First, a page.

Exposure of naphtholates or treated fabric to acid fume or atmospheric CO2 causes separation of free naphthols from their sodium salts. Naphthol solutions – to be stored – require stabilisation, which is done by adding HCHO in bath to form methylol compounds (Figure 3). HCHO must be applied at room temperature, otherwise at higher temperature, methylol compounds are combined with a fresh naphthol molecule forming a methylene bridge with blocking of coupling position. Solubilised aromatic naphthols are practically stabilised with HCHO if so required. Naphtholated goods dried after padding or to be developed without any such delay do not require stabilisation with HCHO.  

Diazotisation and coupling 
It produces HNO2 after reacting with HCl, which in turn diazotises the base. 
NaNO2 + HCl → HNO2 + NaCl (at 5°C)
HCl It reacts with NaNO2 to produce HNO2 as well as converts free bases into water soluble salts.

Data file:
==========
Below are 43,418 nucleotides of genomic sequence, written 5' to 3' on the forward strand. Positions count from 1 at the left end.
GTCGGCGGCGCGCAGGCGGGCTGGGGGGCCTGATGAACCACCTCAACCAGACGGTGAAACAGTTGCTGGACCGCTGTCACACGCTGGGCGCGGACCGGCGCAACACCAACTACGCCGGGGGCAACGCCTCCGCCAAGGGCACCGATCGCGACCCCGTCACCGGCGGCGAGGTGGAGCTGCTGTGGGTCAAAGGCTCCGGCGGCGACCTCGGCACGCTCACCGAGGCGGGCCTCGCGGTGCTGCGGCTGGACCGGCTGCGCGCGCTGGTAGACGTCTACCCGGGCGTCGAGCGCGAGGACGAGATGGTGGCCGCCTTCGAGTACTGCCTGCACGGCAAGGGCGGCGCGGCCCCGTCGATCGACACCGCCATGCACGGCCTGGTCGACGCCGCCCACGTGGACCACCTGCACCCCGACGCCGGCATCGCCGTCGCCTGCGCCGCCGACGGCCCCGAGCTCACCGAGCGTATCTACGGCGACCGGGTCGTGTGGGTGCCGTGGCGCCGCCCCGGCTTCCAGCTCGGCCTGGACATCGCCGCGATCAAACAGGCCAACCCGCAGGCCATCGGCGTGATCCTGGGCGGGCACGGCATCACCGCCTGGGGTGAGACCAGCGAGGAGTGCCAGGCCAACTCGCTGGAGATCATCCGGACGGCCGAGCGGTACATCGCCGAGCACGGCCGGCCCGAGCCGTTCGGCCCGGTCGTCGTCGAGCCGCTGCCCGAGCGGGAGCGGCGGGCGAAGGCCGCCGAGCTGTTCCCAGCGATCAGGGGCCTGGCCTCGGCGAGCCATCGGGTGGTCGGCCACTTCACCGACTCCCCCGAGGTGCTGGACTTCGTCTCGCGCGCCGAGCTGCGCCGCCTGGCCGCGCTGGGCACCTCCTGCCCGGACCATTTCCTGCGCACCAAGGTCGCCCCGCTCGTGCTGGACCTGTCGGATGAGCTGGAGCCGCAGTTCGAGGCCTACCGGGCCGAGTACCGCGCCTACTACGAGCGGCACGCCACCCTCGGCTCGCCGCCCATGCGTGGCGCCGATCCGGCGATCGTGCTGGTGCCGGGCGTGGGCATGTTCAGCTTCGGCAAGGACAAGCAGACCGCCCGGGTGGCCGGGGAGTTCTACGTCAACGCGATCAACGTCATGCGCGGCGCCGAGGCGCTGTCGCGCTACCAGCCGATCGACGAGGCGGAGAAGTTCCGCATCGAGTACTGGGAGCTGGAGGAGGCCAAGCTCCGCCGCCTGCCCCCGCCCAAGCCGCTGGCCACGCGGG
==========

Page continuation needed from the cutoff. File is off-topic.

Ar–NH2 + HCl → ArNH3+Cl
This hydrochloride of base reacts with HNO2 to produce diazonium salt. 
ArNH3+Cl− + HNO2 → Ar–N=N+–Cl− + 2H2O
Generally, a molar ratio of base, NaNO2 and HCl is maintained at 1:1:3. One molecule of base requires one molecule of HNO2 for diazotisation which comes from one molecule of NaNO2. Out of 2.5 molecules of HCl, one forms base hydrochloride, one reacts with NaNO2 to produce HNO2 while the half maintains pH during diazotisation.

Diazotisation reaction is an exothermic process requiring addition of ice to maintain temperature (0–5°C). If ice is not added, especially above 30°C, diazotised salt decomposes, react with undiazotised salt and water resulting loss of a part of base. Ar–N=N+–Cl− + Ar–NH2 → Ar–N=N–NH–Ar
Ar–N=N+–Cl− + H2O → Ar–N=N–OH

After diazotisation, the solution has a strong acidic pH (2–3) due to presence of excess HCl; for efficient coupling at pH ~ 5–6, the pH is to be raised by adding CH3COONa (3–4%), which converts inorganic HCl to organic CH3COOH, thus reducing acidity of bath. 
CH3COONa and CH3COOH combination act as buffer to maintain desired pH; however, some extra CH3COOH needs to be added to bath to maintain pH.

Alkali binding agent